Technology will have a massive impact on the travel and transportation industries. What will happen to airlines and airports? What about those massive parking garages that surround our airports? About 41% of income for the average airport in the United States comes from parking and transportation fees. All the limo drivers, the shuttle bus drivers, tow-truck drivers, all of those jobs start to go away. So the cascading effect of all of this is just staggering. And all of the income from traffic violations, traffic courts, the highway patrol—all of that starts to go away, too.

It sounds like the future of transportation is closely tied to the future of work.

There are connections wherever you look. In 2012, I was giving a TEDx talk in Istanbul, and I made the prediction that by 2030 over two billion jobs will disappear. Now I am quoted about this in newspapers, magazines, and TV stations all over the world. That was never intended to be a doom-and-gloom statement. I never intended it to mean we’re going to have two billion people unemployed in the world. Rather, it was intended to be a wakeup call that we must create new jobs at a faster rate than ever before.

We’re going to baby-step our way into the future and we will have a lot of failures along the way. And as long as we have these failures, and all the problems that come with failure, we’re always going to have jobs—certainly not the same jobs we have today, but we’re always going to have a lot of work to do to fix all these things that we’ve created.

So, you must ask the question, “Is it the same job?” That’s very important because 20 years from now, we’re still going to have teachers, accountants, lawyers, and nurses, but the tools, techniques, and strategies they use are going to be radically different. Teachers are in the education profession, and they may be in the same profession in 20 years—but their roles will look very different than they do today. I think the idea of a profession evolving with new tools and technology is more realistic than a scenario in which a new job comes along and it eliminates that old job. It’s not that simple. It’s much messier than that; it’s much blurrier. So yes, we should just assume that our jobs will get redefined again, and again, and again.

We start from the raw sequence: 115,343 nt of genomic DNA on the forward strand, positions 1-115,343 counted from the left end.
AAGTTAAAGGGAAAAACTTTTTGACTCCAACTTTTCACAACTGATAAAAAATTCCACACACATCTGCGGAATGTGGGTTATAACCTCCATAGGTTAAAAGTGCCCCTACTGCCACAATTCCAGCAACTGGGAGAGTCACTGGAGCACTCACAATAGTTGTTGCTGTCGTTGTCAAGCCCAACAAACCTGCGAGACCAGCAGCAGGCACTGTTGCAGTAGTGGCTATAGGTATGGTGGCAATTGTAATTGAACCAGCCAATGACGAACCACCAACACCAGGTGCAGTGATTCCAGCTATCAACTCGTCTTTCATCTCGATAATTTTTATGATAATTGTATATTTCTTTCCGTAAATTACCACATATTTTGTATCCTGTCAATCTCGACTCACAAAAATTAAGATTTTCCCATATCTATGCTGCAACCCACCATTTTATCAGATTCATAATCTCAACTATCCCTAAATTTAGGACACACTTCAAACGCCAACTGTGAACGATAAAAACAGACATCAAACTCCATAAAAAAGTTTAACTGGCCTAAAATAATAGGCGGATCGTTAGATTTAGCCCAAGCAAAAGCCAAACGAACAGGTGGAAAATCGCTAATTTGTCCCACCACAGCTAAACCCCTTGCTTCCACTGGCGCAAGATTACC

So what’s the takeaway for those who are concerned about remaining relevant in this messy, blurry future?

Virtually everybody I run into today has this nagging anxiety, wondering “Am I still going to have a job five years from now? If not, what new skills do I need to learn to remain relevant?” We all have to replace that anxiety with action. Learn from what’s known, and extend that out into the unknown future. Whatever your profession, what can you learn from its historical context? How will the future be different as exponential technologies emerge and converge? We can’t just read about these technologies. We need to touch them, experiment, and figure out how to apply them to the problems we’ll face in the future.

I like to say we shape our future, and our future shapes us. The more time you spend visiting the future and thinking about potential scenarios, the more comfortable you will feel in preparing for it. Think on a global scale, and pay attention to the accelerating rate of change driven by technologies. One common mistake people make is underestimating just how quickly our lives, business, and every industry are changing.

Finally, I would say that there’s never been a better time to find your tribe. Join future-focused communities. Attend events, mastermind groups, hackathons, and professional associations. None of us can know the future, but all of us can empower ourselves to know what’s coming and to create our own fulfilling futures.

This post was originally published on the Singularity University Blog on June 27th, 2019.